By Catherine Boivie
You would think that with the increasing role of technology in our lives, the number of women working in the technology field would increase. Unfortunately this is not the case, as Fortune magazine noted, “In 2013, only 26% of computing professionals were female — down considerably from 35% in 1990 and virtually the same as in 1960”. Statistics Canada reported in 2017 that women make up only 22 percent of the total workforce in STEM fields. And for women in senior technology roles, the numbers are even more dire: according to the report published by the OECD, they are leaving because they are denied promotions, they don’t have enough role models and hence their personal network is not there to support them.
As the chart above from Statista shows, it is still a man’s world, as women are drastically outnumbered even in major technology firms such as Google and Microsoft, .
So what does this mean? What can we do to improve the situation? One of the ways is to provide opportunities for women to network.
A 2016 Linkedin study showed that 85% of the jobs are filled by networking. But most networks in the IT field are dominated by males. We need to create opportunities for women to network, and teach them techniques for networking!
Most women network already by asking friends about restaurants recommendations, doctors, etc, but they are less likely to network professionally. Networking within the profession should be a continuous activity, not just when a person is looking for a job. It is there to stay in touch with what is happening in the technology area, get a handle on best practices to be learned from others and explore ideas for the next career step.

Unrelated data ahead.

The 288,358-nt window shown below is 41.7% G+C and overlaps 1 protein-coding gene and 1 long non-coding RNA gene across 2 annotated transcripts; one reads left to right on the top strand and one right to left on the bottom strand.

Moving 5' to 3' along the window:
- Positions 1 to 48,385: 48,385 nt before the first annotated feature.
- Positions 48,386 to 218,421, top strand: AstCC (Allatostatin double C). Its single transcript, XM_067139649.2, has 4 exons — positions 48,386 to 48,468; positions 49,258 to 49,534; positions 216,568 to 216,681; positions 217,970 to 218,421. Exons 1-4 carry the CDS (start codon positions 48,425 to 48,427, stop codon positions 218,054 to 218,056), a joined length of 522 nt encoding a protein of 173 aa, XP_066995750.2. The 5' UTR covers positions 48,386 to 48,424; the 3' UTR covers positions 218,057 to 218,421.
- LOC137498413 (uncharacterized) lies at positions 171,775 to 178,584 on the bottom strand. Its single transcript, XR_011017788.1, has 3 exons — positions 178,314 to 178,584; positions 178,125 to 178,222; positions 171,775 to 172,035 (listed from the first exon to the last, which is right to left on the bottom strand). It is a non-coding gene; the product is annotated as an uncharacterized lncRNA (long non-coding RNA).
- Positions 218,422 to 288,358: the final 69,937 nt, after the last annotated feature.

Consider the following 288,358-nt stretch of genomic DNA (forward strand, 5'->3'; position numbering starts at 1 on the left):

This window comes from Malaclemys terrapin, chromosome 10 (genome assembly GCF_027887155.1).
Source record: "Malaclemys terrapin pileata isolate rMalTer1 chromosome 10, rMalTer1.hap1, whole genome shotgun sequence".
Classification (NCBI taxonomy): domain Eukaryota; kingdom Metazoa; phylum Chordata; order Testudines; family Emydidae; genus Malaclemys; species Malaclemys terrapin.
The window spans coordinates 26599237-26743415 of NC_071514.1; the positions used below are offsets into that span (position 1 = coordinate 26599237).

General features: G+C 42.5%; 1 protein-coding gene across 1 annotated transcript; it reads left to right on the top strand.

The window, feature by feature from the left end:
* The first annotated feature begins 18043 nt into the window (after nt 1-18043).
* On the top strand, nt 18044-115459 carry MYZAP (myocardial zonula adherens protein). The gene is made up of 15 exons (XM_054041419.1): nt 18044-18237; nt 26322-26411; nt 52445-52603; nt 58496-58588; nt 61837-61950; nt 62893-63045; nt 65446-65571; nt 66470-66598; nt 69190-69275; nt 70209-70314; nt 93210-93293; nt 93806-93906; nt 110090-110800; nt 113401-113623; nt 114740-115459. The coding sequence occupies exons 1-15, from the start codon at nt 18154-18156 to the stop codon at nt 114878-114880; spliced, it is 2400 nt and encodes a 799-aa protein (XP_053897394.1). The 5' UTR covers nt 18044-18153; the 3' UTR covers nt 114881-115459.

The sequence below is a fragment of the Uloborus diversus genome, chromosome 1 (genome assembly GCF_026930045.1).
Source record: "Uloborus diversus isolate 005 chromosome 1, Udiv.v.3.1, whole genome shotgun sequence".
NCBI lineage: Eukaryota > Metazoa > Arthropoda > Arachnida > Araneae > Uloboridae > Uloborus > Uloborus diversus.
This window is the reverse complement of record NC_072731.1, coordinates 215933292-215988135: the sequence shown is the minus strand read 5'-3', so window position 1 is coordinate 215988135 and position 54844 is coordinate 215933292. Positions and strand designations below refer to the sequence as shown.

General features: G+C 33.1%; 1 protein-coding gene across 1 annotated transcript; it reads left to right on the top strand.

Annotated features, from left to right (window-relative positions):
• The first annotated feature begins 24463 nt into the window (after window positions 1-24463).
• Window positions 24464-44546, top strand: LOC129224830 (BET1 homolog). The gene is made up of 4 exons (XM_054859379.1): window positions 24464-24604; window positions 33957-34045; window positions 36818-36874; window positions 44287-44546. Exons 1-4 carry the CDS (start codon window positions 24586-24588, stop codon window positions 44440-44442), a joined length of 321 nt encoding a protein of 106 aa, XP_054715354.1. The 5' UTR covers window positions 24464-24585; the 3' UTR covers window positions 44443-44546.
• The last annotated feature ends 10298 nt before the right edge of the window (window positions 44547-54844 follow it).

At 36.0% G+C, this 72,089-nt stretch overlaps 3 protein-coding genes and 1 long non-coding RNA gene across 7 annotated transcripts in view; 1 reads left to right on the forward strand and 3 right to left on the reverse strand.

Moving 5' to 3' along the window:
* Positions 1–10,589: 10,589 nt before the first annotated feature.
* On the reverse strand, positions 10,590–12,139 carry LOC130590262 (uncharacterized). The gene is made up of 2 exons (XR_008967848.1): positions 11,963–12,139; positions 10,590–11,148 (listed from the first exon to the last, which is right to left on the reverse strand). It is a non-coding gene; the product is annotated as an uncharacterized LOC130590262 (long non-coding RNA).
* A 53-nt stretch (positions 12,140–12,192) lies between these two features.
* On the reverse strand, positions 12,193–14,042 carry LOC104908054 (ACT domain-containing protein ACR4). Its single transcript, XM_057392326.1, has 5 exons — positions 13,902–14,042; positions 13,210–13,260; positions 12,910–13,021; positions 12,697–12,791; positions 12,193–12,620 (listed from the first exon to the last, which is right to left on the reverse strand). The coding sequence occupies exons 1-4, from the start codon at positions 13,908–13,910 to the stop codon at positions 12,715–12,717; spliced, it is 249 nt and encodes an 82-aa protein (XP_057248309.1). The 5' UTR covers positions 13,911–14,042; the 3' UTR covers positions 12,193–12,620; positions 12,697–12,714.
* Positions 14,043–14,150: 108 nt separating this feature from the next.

I have talked to women in technology about networking at universities and conferences, often in a workshop environment and hear lots of hesitations of why women don’t feel comfortable about networking. The top three reasons are: because it may look like boasting; they don’t know what to say or there is just not enough time. So let me address these individually, describing successes is not boasting. Remember that others can learn from career successes as well. Taking the time to prepare 3-4 points ahead of the networking event will avoid the worry of not knowing what to say. As for not having enough time, networking may actually save time by finding out about new opportunities or best practices.
Networking doesn’t have to be at a formal event. It can be as simple as getting IT coworkers together for a monthly lunch, or even having a craft night, both of which I have done. The crafting was fun, but it was really an opportunity to connect at a closer level to see what is happening in other areas and just talking about opportunities to advance career wise, to get intel on upcoming projects to further our careers.
There are organizations like the Vancouver Women in Technology (VanWIT.ca) where like minded women get together to support each other. We as in women in IT, all have to work together in order to get more women working in technology, not just because there is a skills shortage but also because it offers often flexible hours and workplace locations (home or office) and it being one of the higher paying sectors. We need to provide networking opportunities and coaching to encourage women to work and stay working in the technology field. Maybe then the number of women working in the technology field would stop dropping, and eventually we may even see an increase!